|Diagram of the Design Process, adapted from Simonds,|
John Ormsbee. Landscape Architecture – A Manual of
Site Planning and Design.
A brief recap of steps 1 & 2
|A Topographic Survey of your Site (Step 2) will act as the|
"Base Map" for your Inventory & Analysis (Step 3)
Site Analysis, on the other hand, is qualitative. It answers the question "So What?" as it relates to the inventory you've gathered. A comprehensive Site Analysis is an invaluable tool for determining the most and least suitable locations for the various elements and activities that you or your client hope to incorporate into your site (which are also referred to collectively as your “program”).
The lists below represent the categories and specific items that you should inventory, analyze, and map - to scale - on the Topographic Survey that you obtained in Step 2. A list of resources for researching these items is provided at the end of the article. We will refer to this as your "Base Map." If you are not comfortable preparing drawings with an engineer's scale, consider enlarging or reducing your Survey with a photocopy machine until you can get its graphical scale to register at 10' = 1". At that point you can copy it onto a sheet of graph paper so that measurements you gather outside will be much easier to translate into drawings. Use a pencil, PLEASE; we all make mistakes measuring at some point. If your notes are on top of one another or your drawings seem to be getting cluttered, don't hesitate to make several base maps - you can synthesize the inventory and analyses that inform your site design later on.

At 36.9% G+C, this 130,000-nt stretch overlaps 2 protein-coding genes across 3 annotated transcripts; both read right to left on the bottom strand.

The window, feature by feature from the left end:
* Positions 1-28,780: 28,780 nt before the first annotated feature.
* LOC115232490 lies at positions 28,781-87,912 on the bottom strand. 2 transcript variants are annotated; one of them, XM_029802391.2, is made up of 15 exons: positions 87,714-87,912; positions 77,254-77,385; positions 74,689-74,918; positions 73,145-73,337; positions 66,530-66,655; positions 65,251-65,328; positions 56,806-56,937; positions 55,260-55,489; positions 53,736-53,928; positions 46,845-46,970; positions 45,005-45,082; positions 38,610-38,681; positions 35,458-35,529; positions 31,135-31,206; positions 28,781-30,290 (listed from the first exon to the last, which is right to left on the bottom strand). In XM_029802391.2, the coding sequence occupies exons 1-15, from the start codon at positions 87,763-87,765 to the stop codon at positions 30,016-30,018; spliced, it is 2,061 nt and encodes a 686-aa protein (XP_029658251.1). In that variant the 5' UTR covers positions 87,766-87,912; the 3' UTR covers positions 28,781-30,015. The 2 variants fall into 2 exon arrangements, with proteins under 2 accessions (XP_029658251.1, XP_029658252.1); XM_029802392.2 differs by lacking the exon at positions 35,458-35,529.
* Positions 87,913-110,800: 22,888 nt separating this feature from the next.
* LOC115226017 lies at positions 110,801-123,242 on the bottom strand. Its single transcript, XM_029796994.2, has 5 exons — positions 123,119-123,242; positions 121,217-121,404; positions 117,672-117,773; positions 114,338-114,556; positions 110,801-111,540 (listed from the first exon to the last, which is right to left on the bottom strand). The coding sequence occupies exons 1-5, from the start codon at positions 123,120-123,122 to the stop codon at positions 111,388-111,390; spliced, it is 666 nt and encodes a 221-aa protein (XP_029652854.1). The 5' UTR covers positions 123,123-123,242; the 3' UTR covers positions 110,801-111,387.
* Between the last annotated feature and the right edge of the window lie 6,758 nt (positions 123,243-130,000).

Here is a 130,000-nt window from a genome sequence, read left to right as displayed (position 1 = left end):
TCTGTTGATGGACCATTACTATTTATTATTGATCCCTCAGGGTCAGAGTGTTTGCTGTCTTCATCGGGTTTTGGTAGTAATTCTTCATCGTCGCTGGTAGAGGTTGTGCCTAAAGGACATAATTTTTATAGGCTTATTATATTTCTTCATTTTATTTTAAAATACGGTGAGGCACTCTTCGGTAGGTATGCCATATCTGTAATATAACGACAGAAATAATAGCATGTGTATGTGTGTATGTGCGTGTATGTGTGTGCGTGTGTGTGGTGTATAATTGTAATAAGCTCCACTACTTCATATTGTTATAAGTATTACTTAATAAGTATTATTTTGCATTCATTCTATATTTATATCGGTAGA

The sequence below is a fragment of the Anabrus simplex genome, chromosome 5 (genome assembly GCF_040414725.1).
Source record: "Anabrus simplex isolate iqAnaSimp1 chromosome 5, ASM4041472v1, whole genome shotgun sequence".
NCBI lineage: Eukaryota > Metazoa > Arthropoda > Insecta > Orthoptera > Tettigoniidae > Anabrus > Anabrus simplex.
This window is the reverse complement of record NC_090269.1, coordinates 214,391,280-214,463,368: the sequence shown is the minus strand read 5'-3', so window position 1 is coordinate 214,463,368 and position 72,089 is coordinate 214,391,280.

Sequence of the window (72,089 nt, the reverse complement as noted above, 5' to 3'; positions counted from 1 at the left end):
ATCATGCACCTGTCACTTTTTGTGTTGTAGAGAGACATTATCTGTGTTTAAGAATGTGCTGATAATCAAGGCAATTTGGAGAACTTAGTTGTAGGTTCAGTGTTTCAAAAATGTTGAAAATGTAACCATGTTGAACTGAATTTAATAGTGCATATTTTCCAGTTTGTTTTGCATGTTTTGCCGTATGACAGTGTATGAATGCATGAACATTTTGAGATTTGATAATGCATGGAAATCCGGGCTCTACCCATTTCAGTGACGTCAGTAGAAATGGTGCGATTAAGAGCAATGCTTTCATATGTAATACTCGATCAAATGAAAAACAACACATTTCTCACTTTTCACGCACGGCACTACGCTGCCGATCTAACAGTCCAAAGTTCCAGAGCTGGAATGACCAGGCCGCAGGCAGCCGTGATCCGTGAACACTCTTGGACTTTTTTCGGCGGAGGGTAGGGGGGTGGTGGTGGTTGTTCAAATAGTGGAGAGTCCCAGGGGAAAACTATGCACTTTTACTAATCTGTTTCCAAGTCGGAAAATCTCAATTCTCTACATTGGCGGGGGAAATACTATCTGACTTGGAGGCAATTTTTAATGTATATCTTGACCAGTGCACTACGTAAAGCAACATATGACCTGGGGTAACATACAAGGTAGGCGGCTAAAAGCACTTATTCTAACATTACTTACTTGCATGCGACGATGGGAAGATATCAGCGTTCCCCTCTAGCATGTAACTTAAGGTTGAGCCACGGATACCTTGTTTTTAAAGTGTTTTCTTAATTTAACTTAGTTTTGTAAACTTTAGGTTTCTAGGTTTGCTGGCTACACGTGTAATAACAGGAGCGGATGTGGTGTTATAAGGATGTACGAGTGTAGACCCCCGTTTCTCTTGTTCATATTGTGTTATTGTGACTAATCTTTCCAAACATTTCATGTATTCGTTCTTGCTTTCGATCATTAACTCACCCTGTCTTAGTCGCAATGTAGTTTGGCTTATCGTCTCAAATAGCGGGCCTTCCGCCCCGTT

- Climate: light, temperature (high and low averages), wind direction and intensity, moisture, annual precipitation, humidity, solar orientation (aspect) and their effects on human comfort. Any unusually hot, cold, windy, bright and/or dark spots (microclimates) should also be noted
- Topography: slope gradients, landforms, spot elevations, drainage patterns
- Soil: obtain a soil survey, which will provide detailed information about your soil’s genesis, classification(s), fertility, susceptibility to erosion, moisture content, pH, aeration/compaction, texture/gradation, organic content, and load bearing capacity
- Geologic features: bedrock type, depth to bedrock, underlying hazards like sinkholes and faults, visible rock outcroppings
- Hydrologic features: existing flood plains, rivers, lakes, marshes, streams, bogs, wetlands, watersheds, drainage patterns, water table depth, and underground springs. Note if any features are particularly outstanding or of poor quality.
- Vegetation: existing types or varieties, including data about their sizes, locations, shade patterns, aesthetic value, and importance to wildlife
- Existing wildlife: species and specific forage, habitat, water, and territorial needs
|In addition to annotations, this Site Analysis uses color|
and graphic symbols to enhance its readability
- Structural elements: buildings, fences, hardscaped areas